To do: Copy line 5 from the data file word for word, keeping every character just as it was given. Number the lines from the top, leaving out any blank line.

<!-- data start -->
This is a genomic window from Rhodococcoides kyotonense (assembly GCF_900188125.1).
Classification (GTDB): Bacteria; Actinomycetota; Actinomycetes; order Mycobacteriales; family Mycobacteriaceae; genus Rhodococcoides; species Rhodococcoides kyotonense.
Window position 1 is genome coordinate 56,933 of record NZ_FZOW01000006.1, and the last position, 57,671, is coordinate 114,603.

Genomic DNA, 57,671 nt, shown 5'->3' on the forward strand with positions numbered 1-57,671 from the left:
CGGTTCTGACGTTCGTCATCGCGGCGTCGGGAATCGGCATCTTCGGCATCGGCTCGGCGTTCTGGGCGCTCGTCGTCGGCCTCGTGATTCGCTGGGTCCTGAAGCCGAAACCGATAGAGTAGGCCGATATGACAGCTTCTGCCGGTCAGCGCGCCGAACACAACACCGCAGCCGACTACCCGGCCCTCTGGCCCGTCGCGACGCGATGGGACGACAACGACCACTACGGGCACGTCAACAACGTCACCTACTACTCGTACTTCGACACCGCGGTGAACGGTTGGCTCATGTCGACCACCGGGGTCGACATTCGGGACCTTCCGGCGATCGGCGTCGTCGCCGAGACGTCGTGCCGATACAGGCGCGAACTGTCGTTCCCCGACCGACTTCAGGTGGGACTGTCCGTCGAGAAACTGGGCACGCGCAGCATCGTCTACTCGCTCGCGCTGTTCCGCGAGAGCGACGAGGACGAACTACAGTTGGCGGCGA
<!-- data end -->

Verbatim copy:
CGGTTCTGACGTTCGTCATCGCGGCGTCGGGAATCGGCATCTTCGGCATCGGCTCGGCGTTCTGGGCGCTCGTCGTCGGCCTCGTGATTCGCTGGGTCCTGAAGCCGAAACCGATAGAGTAGGCCGATATGACAGCTTCTGCCGGTCAGCGCGCCGAACACAACACCGCAGCCGACTACCCGGCCCTCTGGCCCGTCGCGACGCGATGGGACGACAACGACCACTACGGGCACGTCAACAACGTCACCTACTACTCGTACTTCGACACCGCGGTGAACGGTTGGCTCATGTCGACCACCGGGGTCGACATTCGGGACCTTCCGGCGATCGGCGTCGTCGCCGAGACGTCGTGCCGATACAGGCGCGAACTGTCGTTCCCCGACCGACTTCAGGTGGGACTGTCCGTCGAGAAACTGGGCACGCGCAGCATCGTCTACTCGCTCGCGCTGTTCCGCGAGAGCGACGAGGACGAACTACAGTTGGCGGCGA